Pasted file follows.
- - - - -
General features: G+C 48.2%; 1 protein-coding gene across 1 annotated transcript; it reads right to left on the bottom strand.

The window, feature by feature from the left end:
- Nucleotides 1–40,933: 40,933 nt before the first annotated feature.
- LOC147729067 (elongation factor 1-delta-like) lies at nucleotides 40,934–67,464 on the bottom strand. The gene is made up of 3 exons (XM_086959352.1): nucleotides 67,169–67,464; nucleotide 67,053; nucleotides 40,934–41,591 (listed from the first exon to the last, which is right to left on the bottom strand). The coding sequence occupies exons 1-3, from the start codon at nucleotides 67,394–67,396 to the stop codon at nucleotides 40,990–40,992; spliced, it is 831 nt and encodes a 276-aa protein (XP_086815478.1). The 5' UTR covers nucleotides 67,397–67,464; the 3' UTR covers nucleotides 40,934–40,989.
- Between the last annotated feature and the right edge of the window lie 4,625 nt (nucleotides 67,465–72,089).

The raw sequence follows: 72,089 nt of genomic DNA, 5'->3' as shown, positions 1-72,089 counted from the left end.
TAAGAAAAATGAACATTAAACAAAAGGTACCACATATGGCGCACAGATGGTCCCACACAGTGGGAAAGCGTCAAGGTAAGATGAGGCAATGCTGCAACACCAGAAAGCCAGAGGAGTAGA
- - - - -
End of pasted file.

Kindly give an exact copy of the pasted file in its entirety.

General features: G+C 48.2%; 1 protein-coding gene across 1 annotated transcript; it reads right to left on the bottom strand.

The window, feature by feature from the left end:
- Nucleotides 1–40,933: 40,933 nt before the first annotated feature.
- LOC147729067 (elongation factor 1-delta-like) lies at nucleotides 40,934–67,464 on the bottom strand. The gene is made up of 3 exons (XM_086959352.1): nucleotides 67,169–67,464; nucleotide 67,053; nucleotides 40,934–41,591 (listed from the first exon to the last, which is right to left on the bottom strand). The coding sequence occupies exons 1-3, from the start codon at nucleotides 67,394–67,396 to the stop codon at nucleotides 40,990–40,992; spliced, it is 831 nt and encodes a 276-aa protein (XP_086815478.1). The 5' UTR covers nucleotides 67,397–67,464; the 3' UTR covers nucleotides 40,934–40,989.
- Between the last annotated feature and the right edge of the window lie 4,625 nt (nucleotides 67,465–72,089).

The raw sequence follows: 72,089 nt of genomic DNA, 5'->3' as shown, positions 1-72,089 counted from the left end.
TAAGAAAAATGAACATTAAACAAAAGGTACCACATATGGCGCACAGATGGTCCCACACAGTGGGAAAGCGTCAAGGTAAGATGAGGCAATGCTGCAACACCAGAAAGCCAGAGGAGTAGA